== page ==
Karin Fisslthaler / Mathilde Geldhof / Margherita Muriti /
Mathieu Roquigny / Brigitte Zieger
Born in 1981 in Austria.
Lives and works in Vienna.
Represented by Gallery Raum mit Licht, Vienna.
Karin Fisslthaler is an artist, filmmaker and electronic musician. Many of her videos, works on paper and installations stem from her reaction to the way media portrays the human body and how this affects notions of identity, gender and communication roles. Found material is the primary source, which she collects, deconstructs and rearranges, often cutting material, whether audio, film/video, books or photographs. Body language such as touch, looks, movements and gestures are given special attention.
Karin Fisslthaler began her career as a musician in 2003, when she was already active in the field of video art. In her solo project Cherry Sunkist, she produces experimental electronic pop music, in which she creates her own, unmistakable style from a wide variety of musical elements, ranging from New Wave to sound collages and catchy voices partly inspired by punk.
Born in 1988 in Evry.
Lives and works in Evry.
(…) Rather than exploring the exotic, the plastic artist invests the endotic in search of a situation, a light or a sensation producing a shift in the apparent familiarity of things. Whether by the image alone, the assembly or the hanging, it confers on the common an expressive power close to the principle of “strangerization” theorized by Victor Chklovski. (…)
Mathilde Geldhof's works often conjure up a mystical feeling without shifting into the religious. (…) They propose to transcend the familiar to extract its narrative and poetic potential. Through the gaps they preserve, they arouse our curiosity and trigger our imaginations. We are thus led to “question what seems to us to have ceased to amaze us forever”, to use the prose of Georges Perec. It is a question of investing the infra-ordinary in order on the one hand to consider the poetic force of the usual and on the other hand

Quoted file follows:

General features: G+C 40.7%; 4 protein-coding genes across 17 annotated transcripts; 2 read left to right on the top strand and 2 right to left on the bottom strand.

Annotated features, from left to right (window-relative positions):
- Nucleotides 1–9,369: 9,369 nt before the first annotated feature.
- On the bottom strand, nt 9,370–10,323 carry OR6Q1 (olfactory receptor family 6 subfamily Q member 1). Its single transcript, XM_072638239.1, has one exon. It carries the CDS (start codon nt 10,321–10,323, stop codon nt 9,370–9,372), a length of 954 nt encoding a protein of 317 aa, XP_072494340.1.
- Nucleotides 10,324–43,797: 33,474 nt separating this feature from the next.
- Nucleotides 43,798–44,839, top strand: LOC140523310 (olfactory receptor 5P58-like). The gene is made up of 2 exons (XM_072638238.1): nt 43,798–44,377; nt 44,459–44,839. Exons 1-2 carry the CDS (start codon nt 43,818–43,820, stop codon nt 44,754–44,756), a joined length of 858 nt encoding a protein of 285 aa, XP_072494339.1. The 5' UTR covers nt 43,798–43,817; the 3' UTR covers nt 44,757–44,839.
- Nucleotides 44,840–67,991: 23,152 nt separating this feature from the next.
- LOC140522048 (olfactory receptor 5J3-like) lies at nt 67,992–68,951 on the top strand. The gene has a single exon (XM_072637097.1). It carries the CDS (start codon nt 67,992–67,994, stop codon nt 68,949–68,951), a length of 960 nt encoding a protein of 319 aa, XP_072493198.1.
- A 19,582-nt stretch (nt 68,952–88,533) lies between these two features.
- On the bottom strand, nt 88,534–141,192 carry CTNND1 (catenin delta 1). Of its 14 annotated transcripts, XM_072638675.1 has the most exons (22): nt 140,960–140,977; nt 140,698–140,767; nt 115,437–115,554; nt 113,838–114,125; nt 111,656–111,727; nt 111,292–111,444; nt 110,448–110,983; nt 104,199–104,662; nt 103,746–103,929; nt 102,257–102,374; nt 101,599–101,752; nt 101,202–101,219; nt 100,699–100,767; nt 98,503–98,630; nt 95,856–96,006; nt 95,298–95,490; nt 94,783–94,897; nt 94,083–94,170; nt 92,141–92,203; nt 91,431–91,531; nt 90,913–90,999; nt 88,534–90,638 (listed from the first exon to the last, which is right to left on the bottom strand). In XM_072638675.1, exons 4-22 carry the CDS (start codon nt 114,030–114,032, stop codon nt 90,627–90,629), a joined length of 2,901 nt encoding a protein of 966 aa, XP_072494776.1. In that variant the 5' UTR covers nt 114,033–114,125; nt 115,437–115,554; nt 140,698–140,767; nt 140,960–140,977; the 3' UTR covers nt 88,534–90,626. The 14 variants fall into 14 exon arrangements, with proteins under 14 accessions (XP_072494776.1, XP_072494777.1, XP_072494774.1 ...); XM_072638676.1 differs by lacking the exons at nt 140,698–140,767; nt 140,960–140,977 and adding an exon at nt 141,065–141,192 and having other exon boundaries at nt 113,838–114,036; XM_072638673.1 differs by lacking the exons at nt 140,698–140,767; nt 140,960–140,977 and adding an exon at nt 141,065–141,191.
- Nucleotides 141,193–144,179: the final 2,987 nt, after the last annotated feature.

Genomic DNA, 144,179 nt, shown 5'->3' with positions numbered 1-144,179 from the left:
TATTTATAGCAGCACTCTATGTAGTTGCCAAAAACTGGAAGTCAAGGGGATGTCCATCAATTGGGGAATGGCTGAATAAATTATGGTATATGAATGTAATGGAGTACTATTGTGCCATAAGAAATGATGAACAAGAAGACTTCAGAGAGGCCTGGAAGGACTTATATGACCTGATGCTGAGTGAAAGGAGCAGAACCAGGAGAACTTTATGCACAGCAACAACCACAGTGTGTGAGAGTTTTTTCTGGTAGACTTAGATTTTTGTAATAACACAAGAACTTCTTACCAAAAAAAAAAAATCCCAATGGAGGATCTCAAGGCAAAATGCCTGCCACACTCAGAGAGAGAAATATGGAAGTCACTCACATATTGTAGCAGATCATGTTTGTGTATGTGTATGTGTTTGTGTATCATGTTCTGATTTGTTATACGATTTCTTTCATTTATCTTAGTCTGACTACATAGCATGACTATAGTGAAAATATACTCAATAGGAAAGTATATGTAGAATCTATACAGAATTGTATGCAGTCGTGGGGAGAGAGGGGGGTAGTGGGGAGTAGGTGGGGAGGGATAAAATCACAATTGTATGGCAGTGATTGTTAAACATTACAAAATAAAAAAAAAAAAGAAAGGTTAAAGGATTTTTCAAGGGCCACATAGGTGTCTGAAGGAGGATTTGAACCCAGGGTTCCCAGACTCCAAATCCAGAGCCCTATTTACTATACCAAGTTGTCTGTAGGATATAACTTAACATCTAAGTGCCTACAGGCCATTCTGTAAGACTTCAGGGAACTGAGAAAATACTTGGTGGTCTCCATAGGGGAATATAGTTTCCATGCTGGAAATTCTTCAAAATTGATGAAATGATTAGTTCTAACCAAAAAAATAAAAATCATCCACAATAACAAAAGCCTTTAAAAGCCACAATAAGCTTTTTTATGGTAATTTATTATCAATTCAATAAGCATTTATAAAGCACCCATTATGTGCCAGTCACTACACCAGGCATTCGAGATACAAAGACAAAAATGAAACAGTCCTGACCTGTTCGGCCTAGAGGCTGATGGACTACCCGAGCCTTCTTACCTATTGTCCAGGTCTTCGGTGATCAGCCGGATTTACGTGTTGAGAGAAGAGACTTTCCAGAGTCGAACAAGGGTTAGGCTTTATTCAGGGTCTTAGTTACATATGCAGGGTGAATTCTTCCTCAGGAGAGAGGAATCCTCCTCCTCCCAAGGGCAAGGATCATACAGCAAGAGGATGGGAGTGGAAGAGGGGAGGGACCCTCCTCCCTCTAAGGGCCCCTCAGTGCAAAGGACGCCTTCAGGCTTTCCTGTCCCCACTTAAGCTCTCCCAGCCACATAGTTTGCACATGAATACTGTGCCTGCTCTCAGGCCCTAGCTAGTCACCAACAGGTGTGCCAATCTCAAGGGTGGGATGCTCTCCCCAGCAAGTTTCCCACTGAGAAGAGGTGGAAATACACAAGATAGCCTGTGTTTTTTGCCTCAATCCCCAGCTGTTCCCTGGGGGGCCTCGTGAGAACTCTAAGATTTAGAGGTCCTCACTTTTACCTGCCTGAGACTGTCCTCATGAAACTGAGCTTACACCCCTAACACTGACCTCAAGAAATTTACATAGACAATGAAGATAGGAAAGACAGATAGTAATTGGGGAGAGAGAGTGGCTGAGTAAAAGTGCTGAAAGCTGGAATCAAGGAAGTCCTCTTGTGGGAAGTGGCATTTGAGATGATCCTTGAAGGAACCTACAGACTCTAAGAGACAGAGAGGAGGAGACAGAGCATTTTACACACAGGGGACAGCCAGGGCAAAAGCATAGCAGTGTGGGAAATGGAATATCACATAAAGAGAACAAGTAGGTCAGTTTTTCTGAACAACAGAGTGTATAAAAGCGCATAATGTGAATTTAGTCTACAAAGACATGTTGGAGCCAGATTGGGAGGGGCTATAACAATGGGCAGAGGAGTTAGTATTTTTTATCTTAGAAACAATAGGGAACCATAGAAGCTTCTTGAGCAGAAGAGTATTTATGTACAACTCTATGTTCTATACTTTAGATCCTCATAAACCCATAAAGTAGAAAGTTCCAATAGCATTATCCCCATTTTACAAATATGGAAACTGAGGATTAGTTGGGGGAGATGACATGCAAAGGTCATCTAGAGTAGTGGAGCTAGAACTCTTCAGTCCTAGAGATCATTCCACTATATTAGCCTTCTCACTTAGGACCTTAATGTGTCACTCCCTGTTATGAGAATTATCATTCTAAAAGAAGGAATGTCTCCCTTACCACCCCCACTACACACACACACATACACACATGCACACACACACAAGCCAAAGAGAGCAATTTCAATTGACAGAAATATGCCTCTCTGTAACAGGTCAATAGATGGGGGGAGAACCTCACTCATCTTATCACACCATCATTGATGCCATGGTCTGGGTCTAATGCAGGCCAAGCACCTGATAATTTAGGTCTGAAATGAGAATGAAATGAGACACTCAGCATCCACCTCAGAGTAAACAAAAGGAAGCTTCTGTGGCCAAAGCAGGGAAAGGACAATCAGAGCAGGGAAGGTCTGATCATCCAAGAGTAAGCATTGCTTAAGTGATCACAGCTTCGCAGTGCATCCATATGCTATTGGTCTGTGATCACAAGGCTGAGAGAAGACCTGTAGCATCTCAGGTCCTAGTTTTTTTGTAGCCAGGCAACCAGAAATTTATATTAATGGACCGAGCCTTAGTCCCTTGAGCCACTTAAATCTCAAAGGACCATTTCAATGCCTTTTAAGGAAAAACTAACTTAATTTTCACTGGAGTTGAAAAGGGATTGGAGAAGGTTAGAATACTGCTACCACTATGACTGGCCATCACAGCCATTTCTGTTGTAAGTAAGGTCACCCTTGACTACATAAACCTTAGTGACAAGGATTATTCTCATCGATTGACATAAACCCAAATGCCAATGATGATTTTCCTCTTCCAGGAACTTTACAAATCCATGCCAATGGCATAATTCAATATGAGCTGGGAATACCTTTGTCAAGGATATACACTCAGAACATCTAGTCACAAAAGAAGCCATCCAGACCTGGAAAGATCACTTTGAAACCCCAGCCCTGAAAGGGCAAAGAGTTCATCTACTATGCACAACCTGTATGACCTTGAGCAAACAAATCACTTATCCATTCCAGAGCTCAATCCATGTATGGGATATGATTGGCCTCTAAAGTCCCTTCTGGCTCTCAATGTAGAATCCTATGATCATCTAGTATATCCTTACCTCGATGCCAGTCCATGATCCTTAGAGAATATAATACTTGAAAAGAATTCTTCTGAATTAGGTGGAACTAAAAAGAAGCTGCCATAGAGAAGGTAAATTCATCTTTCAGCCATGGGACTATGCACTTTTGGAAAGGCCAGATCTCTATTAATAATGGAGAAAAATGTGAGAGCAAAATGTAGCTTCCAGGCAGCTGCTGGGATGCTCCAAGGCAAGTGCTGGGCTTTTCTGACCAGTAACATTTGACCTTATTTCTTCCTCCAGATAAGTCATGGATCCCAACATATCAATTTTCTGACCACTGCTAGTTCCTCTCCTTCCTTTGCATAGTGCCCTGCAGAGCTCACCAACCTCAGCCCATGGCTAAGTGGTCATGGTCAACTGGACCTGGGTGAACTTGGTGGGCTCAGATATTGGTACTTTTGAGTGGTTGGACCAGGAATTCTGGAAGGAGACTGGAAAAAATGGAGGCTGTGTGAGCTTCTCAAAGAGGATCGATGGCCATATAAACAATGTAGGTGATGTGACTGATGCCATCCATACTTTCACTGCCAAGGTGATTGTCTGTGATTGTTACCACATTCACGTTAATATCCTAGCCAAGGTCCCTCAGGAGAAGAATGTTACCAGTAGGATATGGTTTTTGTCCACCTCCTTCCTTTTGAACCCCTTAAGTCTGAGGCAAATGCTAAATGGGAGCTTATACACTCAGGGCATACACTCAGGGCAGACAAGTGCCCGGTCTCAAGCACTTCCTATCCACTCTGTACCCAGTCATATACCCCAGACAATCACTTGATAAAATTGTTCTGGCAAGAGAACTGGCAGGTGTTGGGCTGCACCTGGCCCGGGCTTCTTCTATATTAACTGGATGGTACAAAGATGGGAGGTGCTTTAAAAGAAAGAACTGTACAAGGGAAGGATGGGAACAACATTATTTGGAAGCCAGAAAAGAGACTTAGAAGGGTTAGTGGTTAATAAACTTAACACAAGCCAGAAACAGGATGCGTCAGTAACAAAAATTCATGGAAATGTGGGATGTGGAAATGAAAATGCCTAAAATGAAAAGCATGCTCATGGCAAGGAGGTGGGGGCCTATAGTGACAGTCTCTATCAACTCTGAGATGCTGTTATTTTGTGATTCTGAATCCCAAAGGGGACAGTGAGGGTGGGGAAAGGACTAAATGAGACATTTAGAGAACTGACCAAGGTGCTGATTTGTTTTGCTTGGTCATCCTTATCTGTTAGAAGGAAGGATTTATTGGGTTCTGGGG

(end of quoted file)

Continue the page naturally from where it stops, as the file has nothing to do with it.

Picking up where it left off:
another to analyze the artificiality of the appearances of the world.
Excerpt from the text Investir l'infra-ordinary by Thomas Fort.
Born in 1993 in Venice.
Lives and works in Paris.
Every year, on September 19, thousands of people wait for the miracle of the liquefaction of Saint January's blood. The archbishop tilts the vial containing the solid blood in a precise ritual. If the blood becomes liquid, it is a harbinger
of a good year. Touch is always a reciprocal action: what is touched, touches in return. This project was born from a reflection around the empty space where two surfaces almost seem to mingle, the space of contact between the hands and the images. In ancient Greece, it was believed that the act of seeing occurred through a very thin film through which the scene reached the eye. It was this pelicula, very thin skin,
which made things visible.
The blood liquefied at 10 am explores the relationship between the act of seeing and touching as well as the transformation of matter. Molded wax tablets are placed on glass surfaces, slowly heated by hanging light bulbs, they become transparent, revealing the images.